Before her death was held up as the latest example of the violence gripping north Minneapolis, she was a beloved mother and grandmother whose house was the scene of family Sunday dinners.

Before her name was scrawled in red marker next to the city’s other unsolved slayings on a dry erase board in the police department’s Homicide Unit, people knew her only as “Fludder.”

Birdell Beeks did not come home on Thursday after a gunman or gunmen opened fire on a blue minivan that she and her teenage granddaughter were sitting in. She doted on her family, but relatives insisted that her generosity extended to the rest of the North Side community she had called home throughout her life.

“She was kind of known as your big momma on the block,” said her nephew, Anthijuan Beeks, a former Minneapolis police officer.

He was still trying to make sense of the death of a woman who took him and his sister in as teenagers after their mother was murdered.

“She basically stepped in; she was my aunt, but she was also my momma,” he said. “That was the first thing that came to my mind: I lost my second mom.”

Police have provided few details about the shooting beyond saying that it appeared Beeks was an innocent victim caught in someone else’s deadly argument.

Police and witnesses say it wasn’t clear whether Beeks, sitting behind the wheel with her 16-year-old granddaughter, even had a chance to react when the gunfire started. She was taken to North Memorial Medical Center in Robbinsdale, where she died of her wounds.

Homicide detectives so far haven’t ruled out any possibilities in her death, including witness statements that the shooting had been in response to an unsettled debt, and that the shooter or shooters were targeting a tan sedan that was seen fleeing the scene at the corner of Penn and 21st avenues N. Several suspects were hauled downtown to be interviewed, but as of Friday afternoon, no one had been charged in connection with the crime.

Minneapolis Police Chief Janeé Harteau said in a statement Friday that the department has placed “every additional resource into the areas plagued by gun violence that we can,” and that she would put 12 extra officers on the streets in the Fourth Precinct over the next few weeks.

Neighborhoods held hostage

At a City Council meeting Friday, President Barbara Johnson said the killing was an example of the unchecked violence now holding some neighborhoods “hostage.”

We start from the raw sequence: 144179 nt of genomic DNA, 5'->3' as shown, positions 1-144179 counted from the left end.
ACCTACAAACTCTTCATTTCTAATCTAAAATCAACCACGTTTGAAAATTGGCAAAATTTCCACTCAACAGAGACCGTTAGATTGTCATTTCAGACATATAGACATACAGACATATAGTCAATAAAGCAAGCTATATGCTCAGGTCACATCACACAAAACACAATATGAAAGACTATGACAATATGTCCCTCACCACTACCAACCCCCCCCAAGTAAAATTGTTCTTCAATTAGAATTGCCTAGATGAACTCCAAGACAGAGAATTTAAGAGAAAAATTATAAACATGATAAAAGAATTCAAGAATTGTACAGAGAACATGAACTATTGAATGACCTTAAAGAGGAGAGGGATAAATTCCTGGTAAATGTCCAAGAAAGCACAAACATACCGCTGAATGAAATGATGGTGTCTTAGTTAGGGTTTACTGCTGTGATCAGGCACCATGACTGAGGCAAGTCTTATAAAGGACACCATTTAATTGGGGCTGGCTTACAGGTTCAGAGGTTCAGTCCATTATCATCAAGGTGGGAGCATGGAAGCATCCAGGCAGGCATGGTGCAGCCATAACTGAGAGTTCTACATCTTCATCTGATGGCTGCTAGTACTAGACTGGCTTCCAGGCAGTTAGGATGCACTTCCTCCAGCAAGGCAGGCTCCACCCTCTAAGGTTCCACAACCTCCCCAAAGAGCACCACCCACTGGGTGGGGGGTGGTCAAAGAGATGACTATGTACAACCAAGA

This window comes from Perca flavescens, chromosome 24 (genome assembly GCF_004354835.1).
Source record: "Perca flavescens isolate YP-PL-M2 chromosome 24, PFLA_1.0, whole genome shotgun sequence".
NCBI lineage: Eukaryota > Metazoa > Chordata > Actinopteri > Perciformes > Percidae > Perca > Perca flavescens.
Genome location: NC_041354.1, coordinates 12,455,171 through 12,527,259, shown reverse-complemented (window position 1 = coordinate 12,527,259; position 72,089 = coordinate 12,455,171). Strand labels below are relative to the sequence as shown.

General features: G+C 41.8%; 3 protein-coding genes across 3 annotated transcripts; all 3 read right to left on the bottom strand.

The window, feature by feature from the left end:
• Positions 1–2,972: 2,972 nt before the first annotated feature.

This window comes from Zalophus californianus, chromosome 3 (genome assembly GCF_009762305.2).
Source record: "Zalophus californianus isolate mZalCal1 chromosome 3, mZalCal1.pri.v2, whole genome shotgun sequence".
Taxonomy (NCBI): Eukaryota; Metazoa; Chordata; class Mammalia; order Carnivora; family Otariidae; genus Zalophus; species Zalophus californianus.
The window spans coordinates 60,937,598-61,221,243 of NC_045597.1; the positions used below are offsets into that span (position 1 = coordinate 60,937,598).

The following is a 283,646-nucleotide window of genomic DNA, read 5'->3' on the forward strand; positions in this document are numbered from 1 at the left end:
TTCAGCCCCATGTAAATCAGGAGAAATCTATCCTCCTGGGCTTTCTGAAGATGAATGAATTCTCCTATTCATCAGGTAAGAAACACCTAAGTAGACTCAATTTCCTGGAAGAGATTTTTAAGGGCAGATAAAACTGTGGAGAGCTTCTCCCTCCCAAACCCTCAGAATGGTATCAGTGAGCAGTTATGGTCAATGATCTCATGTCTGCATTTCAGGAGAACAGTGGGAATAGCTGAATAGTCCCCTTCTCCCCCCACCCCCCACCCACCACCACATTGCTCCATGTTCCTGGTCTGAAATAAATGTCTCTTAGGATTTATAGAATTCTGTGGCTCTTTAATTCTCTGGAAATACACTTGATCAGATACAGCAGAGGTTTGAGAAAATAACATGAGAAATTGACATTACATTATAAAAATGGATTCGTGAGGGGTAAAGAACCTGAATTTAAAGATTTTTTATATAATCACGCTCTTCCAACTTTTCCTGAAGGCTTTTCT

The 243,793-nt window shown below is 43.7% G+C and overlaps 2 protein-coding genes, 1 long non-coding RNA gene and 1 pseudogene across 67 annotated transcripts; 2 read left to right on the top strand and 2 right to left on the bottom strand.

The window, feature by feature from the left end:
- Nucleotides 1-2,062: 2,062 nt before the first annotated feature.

“It’s absolutely unacceptable. We’ve got groups of younger people that are out of control,” she said. “It was only a matter of time before there was a fatality in this latest uptick [in violence].”

Several council members have raised concerns in recent weeks about whether the police department has an overarching strategy for taming the gun violence, particularly as the weather warms up. Harteau said that police would work quickly to find those responsible and bring them to justice.

“As we continue to work aggressively to address our increase in gun violence, one of my greatest concerns has been realized; people with no regard for the lives of those in our community taking the life of an innocent bystander. This is intolerable and unacceptable,” her statement said.

The chief, who had been out of town the past few days for a national policing conference, will hold an emergency meeting this weekend with police and community leaders to discuss the violence.

In roughly the first five months of the year, 123 people have been shot in Minneapolis — 97 of them on the North Side — compared with 65 during the same period last year. Meanwhile, aggravated assaults, which include shootings and are considered a key measure of a city’s safety, are up 14 percent citywide. On Thursday, at least three other people were shot across Minneapolis.

‘Brimming with life’

Police have attributed the surge in North Side crime to an escalating gang war between the North Side’s “High-End” and “Low-End” gang factions — the “Highs” in the northern half of north Minneapolis, and the “Lows” in the southern half.

Beeks’ daughter wrote in a Facebook post Friday that Beeks “had come through many storms from diabetes to kidney failure to most recently cancer!”

She continued: “But my Mother did not deserve to die at the hands of ignorance in the streets.”

A vigil is planned for this weekend, relatives said, and the funeral is likely to be held next week.

As a steady rain fell Friday morning, a woman with an umbrella stopped to pay her respects, standing over a drenched teddy bear lying near the spot where Beeks was shot. The woman, who identified herself only as a friend of Beeks, said that she couldn’t yet bring herself to talk about the tragedy. Anthijuan Beeks, who resigned from the police force last fall to start a youth outreach program called Face2Face, said that on many Sundays their family would gather at his aunt’s house for a soul food dinner: The aroma of fried chicken, greens, macaroni and cheese, upside down pineapple cake and peach cobbler would greet him as he walked through the door. Even on the days he couldn’t make it, she would always set aside a heaping plate of food for him.

“She was just a dynamic cook,” he said. “She was from the old school; she knew how to make a meal stretch.”

Beeks worked a variety of jobs during her life, from secretary to medical assistant. Even at 59, she was still brimming with life, he said.

Birdell Beeks is survived by three children and three grandchildren, her nephew said, all of whom knew her by her nickname, “Fludder Butter.”

“I don’t think it had any type of meaning or significant meaning to it — it just rhymed,” he said. “I just know that she responded to it.”

 

Staff writers Erin Golden and Liz Sawyer contributed to this report.